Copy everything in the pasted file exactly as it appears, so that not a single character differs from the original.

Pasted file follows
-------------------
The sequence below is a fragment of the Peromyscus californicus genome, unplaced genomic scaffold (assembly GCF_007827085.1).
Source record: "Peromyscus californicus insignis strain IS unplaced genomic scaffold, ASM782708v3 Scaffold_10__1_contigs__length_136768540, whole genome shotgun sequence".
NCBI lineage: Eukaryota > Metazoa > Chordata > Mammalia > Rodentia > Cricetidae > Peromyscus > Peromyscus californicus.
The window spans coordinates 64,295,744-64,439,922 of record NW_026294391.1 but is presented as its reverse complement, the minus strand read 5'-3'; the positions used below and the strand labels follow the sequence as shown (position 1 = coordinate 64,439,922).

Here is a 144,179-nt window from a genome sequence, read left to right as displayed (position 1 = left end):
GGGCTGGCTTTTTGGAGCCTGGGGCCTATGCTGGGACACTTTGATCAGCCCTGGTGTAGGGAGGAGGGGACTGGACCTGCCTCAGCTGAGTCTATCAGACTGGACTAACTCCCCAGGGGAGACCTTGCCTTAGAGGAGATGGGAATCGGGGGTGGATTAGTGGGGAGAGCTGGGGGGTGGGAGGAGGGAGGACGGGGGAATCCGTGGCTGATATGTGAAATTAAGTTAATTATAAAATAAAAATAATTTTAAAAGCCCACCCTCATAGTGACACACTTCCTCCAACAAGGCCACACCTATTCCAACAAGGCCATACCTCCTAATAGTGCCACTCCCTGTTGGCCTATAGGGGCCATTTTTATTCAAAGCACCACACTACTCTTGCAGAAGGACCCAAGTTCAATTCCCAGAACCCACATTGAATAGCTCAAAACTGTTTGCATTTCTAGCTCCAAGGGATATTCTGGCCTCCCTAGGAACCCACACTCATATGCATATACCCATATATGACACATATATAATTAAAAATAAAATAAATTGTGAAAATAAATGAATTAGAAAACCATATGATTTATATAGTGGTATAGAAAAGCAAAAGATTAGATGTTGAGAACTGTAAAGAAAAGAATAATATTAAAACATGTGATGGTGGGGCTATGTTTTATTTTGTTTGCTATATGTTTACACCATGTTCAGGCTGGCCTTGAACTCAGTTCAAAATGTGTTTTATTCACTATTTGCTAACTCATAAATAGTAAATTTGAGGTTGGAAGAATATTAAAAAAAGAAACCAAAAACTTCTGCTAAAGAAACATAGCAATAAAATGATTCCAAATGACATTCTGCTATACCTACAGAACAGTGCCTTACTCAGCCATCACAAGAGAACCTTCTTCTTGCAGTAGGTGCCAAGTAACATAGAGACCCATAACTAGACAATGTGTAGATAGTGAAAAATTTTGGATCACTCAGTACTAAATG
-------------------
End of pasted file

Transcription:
The sequence below is a fragment of the Peromyscus californicus genome, unplaced genomic scaffold (assembly GCF_007827085.1).
Source record: "Peromyscus californicus insignis strain IS unplaced genomic scaffold, ASM782708v3 Scaffold_10__1_contigs__length_136768540, whole genome shotgun sequence".
NCBI lineage: Eukaryota > Metazoa > Chordata > Mammalia > Rodentia > Cricetidae > Peromyscus > Peromyscus californicus.
The window spans coordinates 64,295,744-64,439,922 of record NW_026294391.1 but is presented as its reverse complement, the minus strand read 5'-3'; the positions used below and the strand labels follow the sequence as shown (position 1 = coordinate 64,439,922).

Here is a 144,179-nt window from a genome sequence, read left to right as displayed (position 1 = left end):
GGGCTGGCTTTTTGGAGCCTGGGGCCTATGCTGGGACACTTTGATCAGCCCTGGTGTAGGGAGGAGGGGACTGGACCTGCCTCAGCTGAGTCTATCAGACTGGACTAACTCCCCAGGGGAGACCTTGCCTTAGAGGAGATGGGAATCGGGGGTGGATTAGTGGGGAGAGCTGGGGGGTGGGAGGAGGGAGGACGGGGGAATCCGTGGCTGATATGTGAAATTAAGTTAATTATAAAATAAAAATAATTTTAAAAGCCCACCCTCATAGTGACACACTTCCTCCAACAAGGCCACACCTATTCCAACAAGGCCATACCTCCTAATAGTGCCACTCCCTGTTGGCCTATAGGGGCCATTTTTATTCAAAGCACCACACTACTCTTGCAGAAGGACCCAAGTTCAATTCCCAGAACCCACATTGAATAGCTCAAAACTGTTTGCATTTCTAGCTCCAAGGGATATTCTGGCCTCCCTAGGAACCCACACTCATATGCATATACCCATATATGACACATATATAATTAAAAATAAAATAAATTGTGAAAATAAATGAATTAGAAAACCATATGATTTATATAGTGGTATAGAAAAGCAAAAGATTAGATGTTGAGAACTGTAAAGAAAAGAATAATATTAAAACATGTGATGGTGGGGCTATGTTTTATTTTGTTTGCTATATGTTTACACCATGTTCAGGCTGGCCTTGAACTCAGTTCAAAATGTGTTTTATTCACTATTTGCTAACTCATAAATAGTAAATTTGAGGTTGGAAGAATATTAAAAAAAGAAACCAAAAACTTCTGCTAAAGAAACATAGCAATAAAATGATTCCAAATGACATTCTGCTATACCTACAGAACAGTGCCTTACTCAGCCATCACAAGAGAACCTTCTTCTTGCAGTAGGTGCCAAGTAACATAGAGACCCATAACTAGACAATGTGTAGATAGTGAAAAATTTTGGATCACTCAGTACTAAATG